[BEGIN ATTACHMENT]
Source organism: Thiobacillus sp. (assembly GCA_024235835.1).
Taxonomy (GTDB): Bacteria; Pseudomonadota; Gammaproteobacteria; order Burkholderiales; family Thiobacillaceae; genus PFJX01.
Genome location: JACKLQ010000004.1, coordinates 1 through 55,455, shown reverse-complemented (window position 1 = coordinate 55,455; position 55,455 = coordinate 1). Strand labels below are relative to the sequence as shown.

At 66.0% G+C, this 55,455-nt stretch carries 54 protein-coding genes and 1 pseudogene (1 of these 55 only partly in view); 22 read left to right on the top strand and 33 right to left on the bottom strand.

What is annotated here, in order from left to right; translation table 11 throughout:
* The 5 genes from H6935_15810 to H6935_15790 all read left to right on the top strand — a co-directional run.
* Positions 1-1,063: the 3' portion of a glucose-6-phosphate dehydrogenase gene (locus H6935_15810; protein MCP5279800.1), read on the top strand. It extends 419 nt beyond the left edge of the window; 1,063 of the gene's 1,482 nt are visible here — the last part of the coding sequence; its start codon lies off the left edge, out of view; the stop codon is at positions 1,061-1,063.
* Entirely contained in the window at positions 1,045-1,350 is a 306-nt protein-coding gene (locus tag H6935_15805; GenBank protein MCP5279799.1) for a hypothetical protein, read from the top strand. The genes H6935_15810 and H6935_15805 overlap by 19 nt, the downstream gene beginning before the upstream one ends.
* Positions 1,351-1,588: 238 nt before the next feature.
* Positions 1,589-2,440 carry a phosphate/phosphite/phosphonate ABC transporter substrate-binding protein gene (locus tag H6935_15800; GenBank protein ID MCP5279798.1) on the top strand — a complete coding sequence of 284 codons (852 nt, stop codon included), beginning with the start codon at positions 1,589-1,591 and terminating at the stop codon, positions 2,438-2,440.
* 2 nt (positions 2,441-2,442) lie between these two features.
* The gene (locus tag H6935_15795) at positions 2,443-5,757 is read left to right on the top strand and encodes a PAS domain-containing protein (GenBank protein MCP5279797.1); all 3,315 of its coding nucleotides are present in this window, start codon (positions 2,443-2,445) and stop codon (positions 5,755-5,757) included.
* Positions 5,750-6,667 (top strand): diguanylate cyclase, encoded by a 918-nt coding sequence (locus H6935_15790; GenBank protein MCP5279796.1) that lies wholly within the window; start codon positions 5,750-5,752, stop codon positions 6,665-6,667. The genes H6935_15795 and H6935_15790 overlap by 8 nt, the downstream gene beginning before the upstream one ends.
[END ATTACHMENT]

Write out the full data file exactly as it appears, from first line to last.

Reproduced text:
Source organism: Thiobacillus sp. (assembly GCA_024235835.1).
Taxonomy (GTDB): Bacteria; Pseudomonadota; Gammaproteobacteria; order Burkholderiales; family Thiobacillaceae; genus PFJX01.
Genome location: JACKLQ010000004.1, coordinates 1 through 55,455, shown reverse-complemented (window position 1 = coordinate 55,455; position 55,455 = coordinate 1). Strand labels below are relative to the sequence as shown.

At 66.0% G+C, this 55,455-nt stretch carries 54 protein-coding genes and 1 pseudogene (1 of these 55 only partly in view); 22 read left to right on the top strand and 33 right to left on the bottom strand.

What is annotated here, in order from left to right; translation table 11 throughout:
* The 5 genes from H6935_15810 to H6935_15790 all read left to right on the top strand — a co-directional run.
* Positions 1-1,063: the 3' portion of a glucose-6-phosphate dehydrogenase gene (locus H6935_15810; protein MCP5279800.1), read on the top strand. It extends 419 nt beyond the left edge of the window; 1,063 of the gene's 1,482 nt are visible here — the last part of the coding sequence; its start codon lies off the left edge, out of view; the stop codon is at positions 1,061-1,063.
* Entirely contained in the window at positions 1,045-1,350 is a 306-nt protein-coding gene (locus tag H6935_15805; GenBank protein MCP5279799.1) for a hypothetical protein, read from the top strand. The genes H6935_15810 and H6935_15805 overlap by 19 nt, the downstream gene beginning before the upstream one ends.
* Positions 1,351-1,588: 238 nt before the next feature.
* Positions 1,589-2,440 carry a phosphate/phosphite/phosphonate ABC transporter substrate-binding protein gene (locus tag H6935_15800; GenBank protein ID MCP5279798.1) on the top strand — a complete coding sequence of 284 codons (852 nt, stop codon included), beginning with the start codon at positions 1,589-1,591 and terminating at the stop codon, positions 2,438-2,440.
* 2 nt (positions 2,441-2,442) lie between these two features.
* The gene (locus tag H6935_15795) at positions 2,443-5,757 is read left to right on the top strand and encodes a PAS domain-containing protein (GenBank protein MCP5279797.1); all 3,315 of its coding nucleotides are present in this window, start codon (positions 2,443-2,445) and stop codon (positions 5,755-5,757) included.
* Positions 5,750-6,667 (top strand): diguanylate cyclase, encoded by a 918-nt coding sequence (locus H6935_15790; GenBank protein MCP5279796.1) that lies wholly within the window; start codon positions 5,750-5,752, stop codon positions 6,665-6,667. The genes H6935_15795 and H6935_15790 overlap by 8 nt, the downstream gene beginning before the upstream one ends.